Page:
“The particles are ejected from the core in the plume of hot air rising from the fire. Hot air is less dense than cold air and hence rises. The hotter the plume, the faster and further it will rise. Thus, the height which the particles will reach is a function of the size and weight of the particle, the temperature of the hot gases from the fire and the velocity of the fire plume.
“At the present time, there appears to be comparatively little heat being generated by the fires (in comparison to say, Chernobyl or even Buncefield). Both of these events were large fires where particles were carried up to thousands of metres above ground level and were carried hundreds of miles by the strong winds that exist at high altitudes. The particles are not, therefore, being ejected into the high altitude winds but are tending to stay in the lower velocity winds that exist closer to the ground.
“Given the conditions existing in the area at the present time, it is reasonable to expect that radioactive particles may travel a few tens of kilometres in the direction of the prevailing wind. As the plume gets further away from the source, so the amount of radiation will fall off down to a ‘safe’ level.
“The situation is not, however, totally straightforward, since a low wind speed will increase the amount of radioactive particles deposited close to the site since they will not be carried away. A high wind speed will carry the particles further but may also have the effect of diluting the plume faster thus reducing the hazardous range. The worst condition would probably be a low wind speed with stable atmospheric conditions as the plume will be diluted slowly in this case and would result in a higher deposition of radioactive particles downwind of the source.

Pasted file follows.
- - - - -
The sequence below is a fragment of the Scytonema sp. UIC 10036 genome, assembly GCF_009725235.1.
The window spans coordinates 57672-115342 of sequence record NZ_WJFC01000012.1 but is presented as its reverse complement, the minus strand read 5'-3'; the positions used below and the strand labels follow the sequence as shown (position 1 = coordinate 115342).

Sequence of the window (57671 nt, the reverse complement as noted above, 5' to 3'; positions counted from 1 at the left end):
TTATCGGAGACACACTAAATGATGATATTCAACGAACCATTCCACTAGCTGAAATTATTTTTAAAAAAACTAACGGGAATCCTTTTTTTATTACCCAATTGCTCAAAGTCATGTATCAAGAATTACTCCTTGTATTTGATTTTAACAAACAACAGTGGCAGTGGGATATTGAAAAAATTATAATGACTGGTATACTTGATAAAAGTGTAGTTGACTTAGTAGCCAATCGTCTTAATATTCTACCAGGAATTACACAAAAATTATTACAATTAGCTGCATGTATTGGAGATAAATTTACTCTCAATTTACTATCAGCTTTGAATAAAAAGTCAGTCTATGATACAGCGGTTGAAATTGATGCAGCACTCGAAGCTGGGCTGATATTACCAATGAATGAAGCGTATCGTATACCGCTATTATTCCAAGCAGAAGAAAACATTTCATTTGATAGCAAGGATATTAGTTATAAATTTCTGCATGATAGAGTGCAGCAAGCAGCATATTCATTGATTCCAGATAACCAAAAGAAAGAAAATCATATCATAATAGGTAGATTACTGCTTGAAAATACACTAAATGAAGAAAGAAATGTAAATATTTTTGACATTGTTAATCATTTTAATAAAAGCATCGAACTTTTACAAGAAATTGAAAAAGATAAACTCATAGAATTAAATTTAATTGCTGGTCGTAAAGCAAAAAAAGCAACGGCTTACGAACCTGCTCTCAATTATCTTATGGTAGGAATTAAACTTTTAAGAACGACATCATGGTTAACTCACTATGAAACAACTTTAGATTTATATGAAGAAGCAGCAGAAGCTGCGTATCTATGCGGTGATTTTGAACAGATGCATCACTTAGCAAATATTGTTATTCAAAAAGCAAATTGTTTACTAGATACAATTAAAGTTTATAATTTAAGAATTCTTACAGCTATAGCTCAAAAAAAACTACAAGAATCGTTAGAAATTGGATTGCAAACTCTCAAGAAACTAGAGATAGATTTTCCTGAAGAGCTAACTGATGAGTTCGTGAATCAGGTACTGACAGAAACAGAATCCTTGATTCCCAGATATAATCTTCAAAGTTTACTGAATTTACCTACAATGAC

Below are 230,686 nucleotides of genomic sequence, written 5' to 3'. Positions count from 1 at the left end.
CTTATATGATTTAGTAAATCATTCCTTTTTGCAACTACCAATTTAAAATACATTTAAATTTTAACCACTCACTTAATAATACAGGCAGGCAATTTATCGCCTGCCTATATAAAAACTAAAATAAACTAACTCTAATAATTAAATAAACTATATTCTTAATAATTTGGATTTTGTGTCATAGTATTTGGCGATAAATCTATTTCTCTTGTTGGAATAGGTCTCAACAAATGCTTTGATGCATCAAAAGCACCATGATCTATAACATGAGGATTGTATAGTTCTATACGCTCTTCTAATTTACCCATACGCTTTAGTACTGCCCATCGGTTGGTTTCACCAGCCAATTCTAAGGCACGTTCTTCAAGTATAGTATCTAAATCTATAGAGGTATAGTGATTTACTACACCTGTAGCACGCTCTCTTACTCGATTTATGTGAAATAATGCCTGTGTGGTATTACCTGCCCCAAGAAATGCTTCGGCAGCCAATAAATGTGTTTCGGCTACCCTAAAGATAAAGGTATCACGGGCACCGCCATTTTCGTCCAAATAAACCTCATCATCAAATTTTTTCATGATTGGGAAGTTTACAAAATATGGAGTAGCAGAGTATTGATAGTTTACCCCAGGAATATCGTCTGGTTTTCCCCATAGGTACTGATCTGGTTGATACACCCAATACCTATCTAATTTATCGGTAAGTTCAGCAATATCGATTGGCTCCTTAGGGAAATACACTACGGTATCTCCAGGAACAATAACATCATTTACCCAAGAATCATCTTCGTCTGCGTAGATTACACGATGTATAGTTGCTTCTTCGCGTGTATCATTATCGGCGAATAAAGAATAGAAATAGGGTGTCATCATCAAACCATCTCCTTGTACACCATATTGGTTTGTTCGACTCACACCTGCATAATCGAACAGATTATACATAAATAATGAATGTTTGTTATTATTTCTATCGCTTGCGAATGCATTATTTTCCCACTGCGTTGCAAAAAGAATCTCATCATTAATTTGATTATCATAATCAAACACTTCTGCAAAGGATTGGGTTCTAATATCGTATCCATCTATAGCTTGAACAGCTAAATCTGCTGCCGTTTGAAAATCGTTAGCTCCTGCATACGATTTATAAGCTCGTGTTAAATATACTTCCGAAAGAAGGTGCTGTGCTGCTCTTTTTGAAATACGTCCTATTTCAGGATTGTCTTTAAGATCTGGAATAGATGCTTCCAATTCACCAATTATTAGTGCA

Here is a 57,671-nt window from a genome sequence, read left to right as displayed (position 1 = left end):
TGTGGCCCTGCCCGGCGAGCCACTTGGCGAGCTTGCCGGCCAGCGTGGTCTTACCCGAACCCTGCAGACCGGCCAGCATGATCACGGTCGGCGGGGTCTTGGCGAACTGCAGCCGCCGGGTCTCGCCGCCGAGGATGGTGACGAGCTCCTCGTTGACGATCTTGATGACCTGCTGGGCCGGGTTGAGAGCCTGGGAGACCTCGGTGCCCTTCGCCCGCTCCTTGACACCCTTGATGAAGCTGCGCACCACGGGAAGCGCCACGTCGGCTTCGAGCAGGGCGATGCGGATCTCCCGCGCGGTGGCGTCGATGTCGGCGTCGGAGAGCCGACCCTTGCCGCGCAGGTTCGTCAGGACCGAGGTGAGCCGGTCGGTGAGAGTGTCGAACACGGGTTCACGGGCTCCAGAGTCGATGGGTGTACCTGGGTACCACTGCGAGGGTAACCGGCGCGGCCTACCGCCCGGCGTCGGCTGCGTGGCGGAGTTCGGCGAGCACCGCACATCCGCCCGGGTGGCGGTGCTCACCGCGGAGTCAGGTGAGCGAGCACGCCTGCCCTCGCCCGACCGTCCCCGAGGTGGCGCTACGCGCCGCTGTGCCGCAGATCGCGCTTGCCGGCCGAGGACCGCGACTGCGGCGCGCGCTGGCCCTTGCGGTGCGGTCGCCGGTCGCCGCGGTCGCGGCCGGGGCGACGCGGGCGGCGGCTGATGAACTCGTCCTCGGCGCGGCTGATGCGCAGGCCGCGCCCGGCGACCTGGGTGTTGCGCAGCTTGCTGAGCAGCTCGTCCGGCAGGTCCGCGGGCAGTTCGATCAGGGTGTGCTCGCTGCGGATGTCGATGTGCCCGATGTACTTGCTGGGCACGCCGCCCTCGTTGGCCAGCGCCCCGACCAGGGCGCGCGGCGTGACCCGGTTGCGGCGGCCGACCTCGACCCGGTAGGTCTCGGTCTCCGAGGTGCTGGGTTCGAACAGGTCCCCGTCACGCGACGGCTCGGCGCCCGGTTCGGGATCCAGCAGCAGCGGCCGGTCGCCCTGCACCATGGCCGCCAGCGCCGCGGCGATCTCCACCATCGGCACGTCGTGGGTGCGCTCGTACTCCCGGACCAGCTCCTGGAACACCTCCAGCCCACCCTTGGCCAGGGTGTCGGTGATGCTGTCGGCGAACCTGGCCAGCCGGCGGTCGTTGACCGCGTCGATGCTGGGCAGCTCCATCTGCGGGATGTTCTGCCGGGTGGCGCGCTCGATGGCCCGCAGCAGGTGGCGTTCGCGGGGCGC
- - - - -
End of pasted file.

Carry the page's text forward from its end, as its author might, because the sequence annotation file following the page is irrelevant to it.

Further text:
“Another complicating factor is the possibility of rain which would tend to wash the particles out of the cloud. Thus, rain around the reactors would potentially be beneficial.
“If, however, the size of the fire increases or the amount of radiation being emitted increases (e.g. as a result of a meltdown of the core or a fire within the core), then the hazardous zone associated with the plume will increase.”
On the question of radiation spreading from Fukushima:
Tony Roulstone, Course Director, MPhil in Nuclear Energy, Department of Engineering, University of Cambridge said:
“The concern that people have about radiation is recognised – it is unseen and has uncertain but potentially frightening effects. The other problem is that this accident does not appear to have a quick resolution leading the anxiety that is ramped up by all sorts of comments and unfiltered information. The good news about radiation is it is simple to measure and to measure at levels vastly below that significant to human health.
“The facts for Tokyo as reported are that radiation levels have risen for about ½ to 1 micro Sieverts per hour. This is the sort of variability in the natural background radiation between different regions that have hard and soft rock in the earth. One can say that the level is noteworthy but it is not significant.
“Finally, international experts in the field are saying that the cores in the reactor do not have sufficient energy to spread the contamination very widely and for that reason the exclusion zones that have been set up by the Japanese authorities are appropriate even for the worst outcome.”